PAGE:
De Grisogono’s (DG’s) London boutique is not unlike one of those popular new espresso bars that have opened up all over the city with their proprietary blends, warm tones, miniature furniture and diabolically friendly Australian or Kiwi baristas. The DG store is a little more than a rectangle of tastefully designed retailing real estate with prominent store windows that look out over posh New Bond Street. Both sides of the street are lined with watch boutiques. Vanity flags emblazoned with brand logos hang limp in the cold London drizzle and, at street level, doormen-cum-security guards watch everything and everyone grimly.
This is one of the great watch markets of the world.
“There are always people just waiting to get some space in this area,” says Rual Kana, director of DG’s London boutique, when I meet her inside the rectangle on a typically confused cold/warm/wet/dry/windy London morning. Kana has the sniffles—“Maybe it is hay fever”—but gamely talks me through DG’s collection, starting with its signature Instrumento Uno timepiece. The watch has been a best-seller since it was launched in 2000, says Kana, and subsequently the original model and several variations have done very well. “We have customers who buy every variant of the Instrumento,” Kana says. Such loyalty is remarkable for a brand that is as young as De Grisogono and for a model that is as new as the Instrumento Uno.
Best-sellers: (left) The Instrumento Grande Chrono by DG; and DG’s Instrumento Uno is simplicity itself.
In traditional watchmaking terms De Grisogono is not even a child. Not even an embryo. At best you could call it a glint in its parents’ eyes. Established in 1993, the brand was set up by designer and black diamond specialist Fawaz Gruosi and started as a maker of premium jewellery. It only diversified into watches 11 years ago (to put things in perspective, some Rolex models have been around for 40 years).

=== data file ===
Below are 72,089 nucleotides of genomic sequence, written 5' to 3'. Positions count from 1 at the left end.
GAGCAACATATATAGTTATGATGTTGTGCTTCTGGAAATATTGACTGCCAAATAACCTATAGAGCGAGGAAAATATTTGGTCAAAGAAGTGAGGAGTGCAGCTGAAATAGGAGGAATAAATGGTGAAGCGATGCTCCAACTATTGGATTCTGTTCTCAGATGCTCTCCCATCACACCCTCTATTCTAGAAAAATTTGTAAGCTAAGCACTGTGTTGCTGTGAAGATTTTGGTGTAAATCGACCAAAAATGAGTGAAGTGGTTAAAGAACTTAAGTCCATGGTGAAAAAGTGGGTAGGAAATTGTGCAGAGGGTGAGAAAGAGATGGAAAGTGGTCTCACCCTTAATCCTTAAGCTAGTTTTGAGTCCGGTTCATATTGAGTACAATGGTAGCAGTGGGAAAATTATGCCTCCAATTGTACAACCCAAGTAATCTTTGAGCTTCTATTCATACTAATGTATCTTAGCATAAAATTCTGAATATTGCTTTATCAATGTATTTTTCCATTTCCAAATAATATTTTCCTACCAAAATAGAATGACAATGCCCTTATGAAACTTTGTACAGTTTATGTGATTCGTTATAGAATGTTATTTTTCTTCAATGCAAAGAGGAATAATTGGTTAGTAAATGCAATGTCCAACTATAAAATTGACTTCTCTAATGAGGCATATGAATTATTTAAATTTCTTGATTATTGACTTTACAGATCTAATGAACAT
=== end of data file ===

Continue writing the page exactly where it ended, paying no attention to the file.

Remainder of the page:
Since then the brand has developed a niche in the luxury watch segment—models at the London boutique start from around £8,000 (around Rs5.8 lakh). Business was challenging through the economic slump but De Grisogono weathered the storm, Kana explains, and now the watch division accounts for a significant part of the brand’s business.
At the BaselWorld watch fair in Geneva earlier this year, De Grisogono made a splash with a typically big, lavish, opulent booth. In other words it was perfectly reflective of the brand’s jewellery and watches, a look and philosophy Kana calls “controlled bling”. For instance, the brand uses copious amounts of coloured gemstones and bright yellow gold in its timepieces. But flip through a catalogue and you get a sense of balance.
Yes, there are pieces that would perhaps work only on the wrist of an oligarch.
But then there is the basic yellow gold version of the Instrumento Uno that is simplicity itself. It is a no-frills dual time watch with the second time zone at the 6 o’clock position and a date window at 7.35. The strap is attached to the watch with solid, monolithic lugs—there is a lot of metal here—and the end product is simple, clean but quite strong.
There are other interesting models in the DG collection— including the Instrumento Doppio Tre, a macho chronograph, and the steam-punk-y Meccanico DG—but I’d find it hard to stray from the Instrumento Uno’s classic, some might even say retro, good looks (incidentally, the smaller steel and diamonds ladies version of the watch, called the Instrumentino, has unmistakeable similarities to the Cartier Santos. I can’t exactly put my finger on the specifics, but there is something about the shape and proportions of the piece that is so reminiscent of the Cartier classic),
What is it about flagship models that makes them so crucial and emblematic for brands? The Royal Oak, for instance, is no doubt a huge majority of Audemars Piguet’s sales. Think of a Cartier watch and it is impossible to not think of the Ballon Bleu or the Santos. For many people a Chanel watch is the J12 and nothing but the J12. The Diastar has not only been an ambassador for Rado for years, this year the brand announced a revival of sorts with its new collection.
For brands this is a double-edged sword. Flagship models are often cash cows that work for them across seasons, across geographies and across economic ups and downs. However, depend too much on one model or collection, and suddenly you find yourself unable to diversify, or without a backup in case your flagship falls out of favour.
For buyers a flagship model is comforting. If you’re thinking of buying a Tag Heuer Monaco or a Rolex Daytona you don’t mess with reviews or websites or buying guides. These models are certified legends. The only thing you have to worry about is liquidity.
I asked Kana why the Instrumento had become a classic. We discussed several factors—design, branding, customer fit—but in the end we came to a simple conclusion.
De Grisogono’s flagship model just works.
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